Friday's NFP Report Could Make or Break Fed Rate Cut Expectations

US Non-farm Payrolls (AUG) (08:30 EST; 12:30 GMT)
Unemployment Rate (AUG) (08:30 EST; 12:30 GMT)

Expected: 100K
Expected: 4.6%

Previous: 92K
Previous: 4.6%

How Will The Markets React?
This Friday, the long-awaited non-farm payrolls report for the month of August will be released, and the news promises to be exciting. Indeed, the indicator is a proven market mover given its difficult-to-handicap nature and its popularity as a barometer for conditions in the US labor market. NFPs are estimated to hit 100K, and improvement from the reading of 92K during the month prior. However, there are significant downside risks to this figure after ADP showed that private-sector job growth fell to a four-year low of 38,000 in August, while Challenger, Gray & Christmas announced that layoffs shot up 85 percent last month to 79,459. The Challenger job losses were centered mainly in the financial sector, which is not surprising as the collapse of subprime mortgage lenders has led companies as far ranging as Countrywide and Lehman Bros. to announce layoffs. Furthermore, the recent ISM non-manufacturing report indicated that employment in the services sector contracted for the first time since September 2003 to match the lowest level seen since March of that year. With the Federal Reserve paying special attention to the “timeliest” indicators, this Friday?s NFP report will be crucial to the central bank?s next monetary policy decision, as deterioration of the labor market could lead consumption to drop off quickly and weaken one of the major drivers of GDP growth.
For more analysis on Friday?s NFP report, check out Kathy Lien?s special report.
Bonds - 10-Year Treasury Note Futures
Treasury note futures continue to trade near the high end of the current move, which is clearly a bullish sign, however, with heavy resistance above at 110-00, rallies may have difficulty accelerating. That said, the contract is not really threatening any significant support levels, even on hourly charts. The 60-minute charts show an ascending trendline at 109-08, and a break discounts bullish bias, but with heavy event risk loom on Friday with the NFP report, price action could prove to be especially choppy. If payrolls are released at a disappointing figure, Treasuries could take on resistance as markets bet on a September 18th rate cut. On the other hand, a reading in line with expectations will leave investors (and the Fed) more confident that the economy remains even-keeled, which would support the case for no policy action this month.
10-Year Treasury Note Futures (Daily Chart)

Despite volatile price action on Friday, the EURUSD pair remains range bound, as mixed risk averse sentiment keeps US dollar traders on edge. Outside of the 1.3565 - 1.3685 range, the next level of resistance sits at the 78.6% fib at 1.3750, which could be the pair?s next bullish target. However, EURUSD faces massive event risk on Friday as non-farm payrolls will be released. If the figure proves to be disappointing, the news will be highly bearish for the US dollar (bullish for EURUSD) as traders will ramp up speculation of a rate cut by the Federal Reserve on September 18th. On the other hand, if NFPs are surprisingly strong, investors will bet that the economy remains resilient outside of the housing sector, which would support the case for steady rates this month. As a result, the sentiment could push EURUSD down towards support at 1.3565, with sharp declines taking on 1.3485.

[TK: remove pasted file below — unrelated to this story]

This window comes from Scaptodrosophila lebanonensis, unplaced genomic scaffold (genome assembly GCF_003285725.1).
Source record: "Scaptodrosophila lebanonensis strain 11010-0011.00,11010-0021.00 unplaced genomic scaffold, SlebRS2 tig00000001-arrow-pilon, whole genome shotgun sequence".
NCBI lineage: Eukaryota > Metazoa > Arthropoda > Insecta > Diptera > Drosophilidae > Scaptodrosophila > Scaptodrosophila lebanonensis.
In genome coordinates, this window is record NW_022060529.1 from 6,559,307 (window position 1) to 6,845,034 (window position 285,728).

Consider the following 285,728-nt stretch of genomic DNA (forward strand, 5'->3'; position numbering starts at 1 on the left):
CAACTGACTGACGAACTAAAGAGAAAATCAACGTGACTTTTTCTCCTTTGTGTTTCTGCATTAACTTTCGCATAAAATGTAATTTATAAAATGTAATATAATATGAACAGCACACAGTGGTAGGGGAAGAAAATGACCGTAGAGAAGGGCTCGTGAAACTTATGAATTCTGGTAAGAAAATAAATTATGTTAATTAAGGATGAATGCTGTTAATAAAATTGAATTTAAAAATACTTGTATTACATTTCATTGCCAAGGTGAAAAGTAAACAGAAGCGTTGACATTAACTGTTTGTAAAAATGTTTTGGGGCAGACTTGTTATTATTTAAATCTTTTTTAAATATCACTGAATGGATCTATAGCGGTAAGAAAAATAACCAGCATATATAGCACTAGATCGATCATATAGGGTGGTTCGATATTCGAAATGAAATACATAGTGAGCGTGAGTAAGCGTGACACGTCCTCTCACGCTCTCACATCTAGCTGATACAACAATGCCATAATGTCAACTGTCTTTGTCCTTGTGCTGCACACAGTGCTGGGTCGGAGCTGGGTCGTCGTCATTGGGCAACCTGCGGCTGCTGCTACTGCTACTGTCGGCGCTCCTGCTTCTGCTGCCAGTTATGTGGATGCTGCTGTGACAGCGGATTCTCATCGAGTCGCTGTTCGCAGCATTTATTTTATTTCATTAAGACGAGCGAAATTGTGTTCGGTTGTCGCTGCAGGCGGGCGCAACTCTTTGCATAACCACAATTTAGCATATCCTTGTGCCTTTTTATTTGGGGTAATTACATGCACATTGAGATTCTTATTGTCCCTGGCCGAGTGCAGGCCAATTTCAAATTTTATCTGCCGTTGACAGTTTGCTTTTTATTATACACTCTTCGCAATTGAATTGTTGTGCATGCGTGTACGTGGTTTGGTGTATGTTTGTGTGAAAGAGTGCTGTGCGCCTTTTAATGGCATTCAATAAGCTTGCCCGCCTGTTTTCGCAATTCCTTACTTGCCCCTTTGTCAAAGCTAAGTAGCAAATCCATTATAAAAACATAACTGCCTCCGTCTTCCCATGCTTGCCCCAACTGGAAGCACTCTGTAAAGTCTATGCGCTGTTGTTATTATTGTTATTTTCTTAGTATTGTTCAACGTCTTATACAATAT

For more on how to trade the NFP release using EURUSD, check out John Kicklighter?s report, Trading the News.
[B]EUR/USD (Daily Chart)

Equities - Dow Jones Industrial Average
The Dow Jones Industrial Average continues to make its way higher after breaking above a descending trendline last Friday, with the index ending Thursday up 0.44 percent at 13,364.24. This trendline had blocked gains for the equity index since late July, and the Dow?s move above this level signals that price could be moving higher to complete a 78.6 percent retracement of the decline from the August 17th high at 13,700, and remains possible as long as credit jitters subside. Furthermore, it appears that this trendline has now become a support level for the index. On the other hand, over the past 50 years, on average, the Dow has fallen 1.2 percent during this month and leaves substantial risks for a drop in the index. For more on the “September effect,” check out David Rodriguez?s special report.
US equities face heavy event risk from Friday?s non-farm payrolls report, as it is a known market mover and could prove to be extremely disappointing. If the data indicates that the labor market has been impacted severely by the subprime mortgage crisis, the Dow could ease back towards the 13,189 level on concerns that the economy is truly stalling. On the other hand, if the report indicates that economic conditions remain relatively resilient, the equity index could continue to climb towards 13,700.
[B]Dow Jones Industrial Average (Daily Chart)


Written by Terri Belkas, Currency Analyst of